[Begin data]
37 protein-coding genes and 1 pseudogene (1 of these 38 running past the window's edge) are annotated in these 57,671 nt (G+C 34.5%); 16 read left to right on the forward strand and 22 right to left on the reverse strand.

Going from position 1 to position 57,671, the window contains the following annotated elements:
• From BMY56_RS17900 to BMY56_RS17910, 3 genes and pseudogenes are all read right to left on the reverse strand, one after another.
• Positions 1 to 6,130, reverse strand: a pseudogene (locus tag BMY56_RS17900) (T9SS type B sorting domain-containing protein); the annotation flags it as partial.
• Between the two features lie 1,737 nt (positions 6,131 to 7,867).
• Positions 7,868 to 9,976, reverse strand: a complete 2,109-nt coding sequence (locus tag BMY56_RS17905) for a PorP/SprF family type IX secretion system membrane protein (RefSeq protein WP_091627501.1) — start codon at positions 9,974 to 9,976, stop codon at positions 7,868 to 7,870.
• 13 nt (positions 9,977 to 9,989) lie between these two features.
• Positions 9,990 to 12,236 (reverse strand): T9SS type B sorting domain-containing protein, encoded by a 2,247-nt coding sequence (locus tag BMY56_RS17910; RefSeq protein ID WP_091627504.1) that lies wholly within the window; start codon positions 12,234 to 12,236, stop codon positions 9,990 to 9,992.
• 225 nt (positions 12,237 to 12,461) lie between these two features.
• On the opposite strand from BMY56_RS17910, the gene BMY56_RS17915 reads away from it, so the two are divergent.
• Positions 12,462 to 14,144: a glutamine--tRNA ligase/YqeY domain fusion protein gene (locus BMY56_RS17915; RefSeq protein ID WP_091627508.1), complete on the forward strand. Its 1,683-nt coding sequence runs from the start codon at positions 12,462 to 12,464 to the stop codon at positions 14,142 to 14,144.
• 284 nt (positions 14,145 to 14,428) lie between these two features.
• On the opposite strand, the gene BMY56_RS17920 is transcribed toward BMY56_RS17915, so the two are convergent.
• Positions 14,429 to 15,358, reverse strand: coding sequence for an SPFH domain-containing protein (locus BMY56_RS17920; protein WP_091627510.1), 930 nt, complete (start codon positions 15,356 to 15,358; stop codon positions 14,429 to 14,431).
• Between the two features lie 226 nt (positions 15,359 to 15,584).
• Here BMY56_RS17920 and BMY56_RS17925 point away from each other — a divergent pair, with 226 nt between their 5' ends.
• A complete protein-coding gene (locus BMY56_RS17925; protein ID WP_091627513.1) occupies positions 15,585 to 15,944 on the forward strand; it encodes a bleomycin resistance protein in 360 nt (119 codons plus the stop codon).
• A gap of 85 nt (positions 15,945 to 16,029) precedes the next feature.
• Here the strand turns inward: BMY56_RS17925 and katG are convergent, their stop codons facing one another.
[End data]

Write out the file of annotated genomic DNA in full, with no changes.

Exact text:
37 protein-coding genes and 1 pseudogene (1 of these 38 running past the window's edge) are annotated in these 57,671 nt (G+C 34.5%); 16 read left to right on the forward strand and 22 right to left on the reverse strand.

Going from position 1 to position 57,671, the window contains the following annotated elements:
• From BMY56_RS17900 to BMY56_RS17910, 3 genes and pseudogenes are all read right to left on the reverse strand, one after another.
• Positions 1 to 6,130, reverse strand: a pseudogene (locus tag BMY56_RS17900) (T9SS type B sorting domain-containing protein); the annotation flags it as partial.
• Between the two features lie 1,737 nt (positions 6,131 to 7,867).
• Positions 7,868 to 9,976, reverse strand: a complete 2,109-nt coding sequence (locus tag BMY56_RS17905) for a PorP/SprF family type IX secretion system membrane protein (RefSeq protein WP_091627501.1) — start codon at positions 9,974 to 9,976, stop codon at positions 7,868 to 7,870.
• 13 nt (positions 9,977 to 9,989) lie between these two features.
• Positions 9,990 to 12,236 (reverse strand): T9SS type B sorting domain-containing protein, encoded by a 2,247-nt coding sequence (locus tag BMY56_RS17910; RefSeq protein ID WP_091627504.1) that lies wholly within the window; start codon positions 12,234 to 12,236, stop codon positions 9,990 to 9,992.
• 225 nt (positions 12,237 to 12,461) lie between these two features.
• On the opposite strand from BMY56_RS17910, the gene BMY56_RS17915 reads away from it, so the two are divergent.
• Positions 12,462 to 14,144: a glutamine--tRNA ligase/YqeY domain fusion protein gene (locus BMY56_RS17915; RefSeq protein ID WP_091627508.1), complete on the forward strand. Its 1,683-nt coding sequence runs from the start codon at positions 12,462 to 12,464 to the stop codon at positions 14,142 to 14,144.
• 284 nt (positions 14,145 to 14,428) lie between these two features.
• On the opposite strand, the gene BMY56_RS17920 is transcribed toward BMY56_RS17915, so the two are convergent.
• Positions 14,429 to 15,358, reverse strand: coding sequence for an SPFH domain-containing protein (locus BMY56_RS17920; protein WP_091627510.1), 930 nt, complete (start codon positions 15,356 to 15,358; stop codon positions 14,429 to 14,431).
• Between the two features lie 226 nt (positions 15,359 to 15,584).
• Here BMY56_RS17920 and BMY56_RS17925 point away from each other — a divergent pair, with 226 nt between their 5' ends.
• A complete protein-coding gene (locus BMY56_RS17925; protein ID WP_091627513.1) occupies positions 15,585 to 15,944 on the forward strand; it encodes a bleomycin resistance protein in 360 nt (119 codons plus the stop codon).
• A gap of 85 nt (positions 15,945 to 16,029) precedes the next feature.
• Here the strand turns inward: BMY56_RS17925 and katG are convergent, their stop codons facing one another.